If you use nano to open an existing file, it will open the file for editing. you if create a new file, Linux will open an empty editor with no text. You can use the arrow keys and keyboard to type whatever you want. Note that there is a command menu at the bottom of the terminal window. They all start with the ^ character. On Linux, this means that you must hold down the Ctrl key while using this command.
Press ctrl + o to save the file. You can change the file name if you like. Pressing Enter will save the file. If you want to exit, press ctrl + x. If you exit and there are changes that you have not saved, you will be prompted to save them. Select save by typing y and pressing Enter. Or you can type n and press Enter to discard your changes.
9. Finding the Location of an Installed Program
To find the installed software on the Pi, use the whereis command. This command finds any installed package. Enter whereis [package name].
For example, if you are looking for a C ++ compiler called gcc, you must type whereis gcc and the terminal will display the full path to the executable anywhere on your computer. In the screenshot below, the package was found in two places. If the package is not found anywhere, gcc: will be displayed.
This is one of the funniest Raspberry Pi Linux commands. The apt-get command will find the package you want, download it and install it – all with one command. Sweet! You will need elevated permissions to install the files, so enter sudo apt-get install [the name of the package you want to install].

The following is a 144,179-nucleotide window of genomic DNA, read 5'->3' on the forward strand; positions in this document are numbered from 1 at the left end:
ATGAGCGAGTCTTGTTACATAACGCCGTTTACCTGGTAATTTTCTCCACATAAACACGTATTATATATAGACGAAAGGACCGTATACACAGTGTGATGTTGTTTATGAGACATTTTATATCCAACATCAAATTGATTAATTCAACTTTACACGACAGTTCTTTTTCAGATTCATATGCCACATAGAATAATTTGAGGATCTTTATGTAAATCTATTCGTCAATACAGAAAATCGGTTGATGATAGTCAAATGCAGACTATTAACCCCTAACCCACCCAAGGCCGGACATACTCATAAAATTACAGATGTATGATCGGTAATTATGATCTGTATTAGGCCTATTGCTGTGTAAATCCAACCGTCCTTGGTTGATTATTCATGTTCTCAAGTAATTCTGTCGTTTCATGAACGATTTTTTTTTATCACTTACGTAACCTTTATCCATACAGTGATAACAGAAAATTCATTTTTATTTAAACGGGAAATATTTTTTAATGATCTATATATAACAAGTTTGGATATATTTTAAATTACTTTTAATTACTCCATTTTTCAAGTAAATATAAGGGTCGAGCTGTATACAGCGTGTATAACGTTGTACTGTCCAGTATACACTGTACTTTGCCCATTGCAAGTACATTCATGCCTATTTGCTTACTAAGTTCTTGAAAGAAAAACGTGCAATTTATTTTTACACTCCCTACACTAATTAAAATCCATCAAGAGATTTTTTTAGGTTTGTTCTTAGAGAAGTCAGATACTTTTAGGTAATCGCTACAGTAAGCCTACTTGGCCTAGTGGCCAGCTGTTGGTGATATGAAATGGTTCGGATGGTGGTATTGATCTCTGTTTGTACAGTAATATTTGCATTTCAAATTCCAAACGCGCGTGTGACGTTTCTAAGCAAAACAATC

Here is the command, if you want to install htop (an interactive process monitor that will display your Pi’s CPU usage, memory usage, etc.), you must enter sudo apt-get install htop.
BONUS: How to Copy Text and Paste It Into Your Pi’s Terminal Window
Windows shortcuts for copy and paste do not work on Linux. Let’s say you’re connected to the Pi remotely from your computer and want to copy the Pi’s password from the Windows password manager. You can’t just choose a password, use CTRL + C to copy it, and CTRL + V to paste it into the Pi’s terminal.
However, you can use CTRL + C to copy the password from Windows and then right-click in the terminal window. This single right-click pastes text from the clipboard into the terminal. Then press Enter.
Be warned: you won’t see any evidence that you inserted something into the terminal, but there certainly is!
Ten most useful Raspberry Pi commands
Ten most useful Raspberry Pi commands.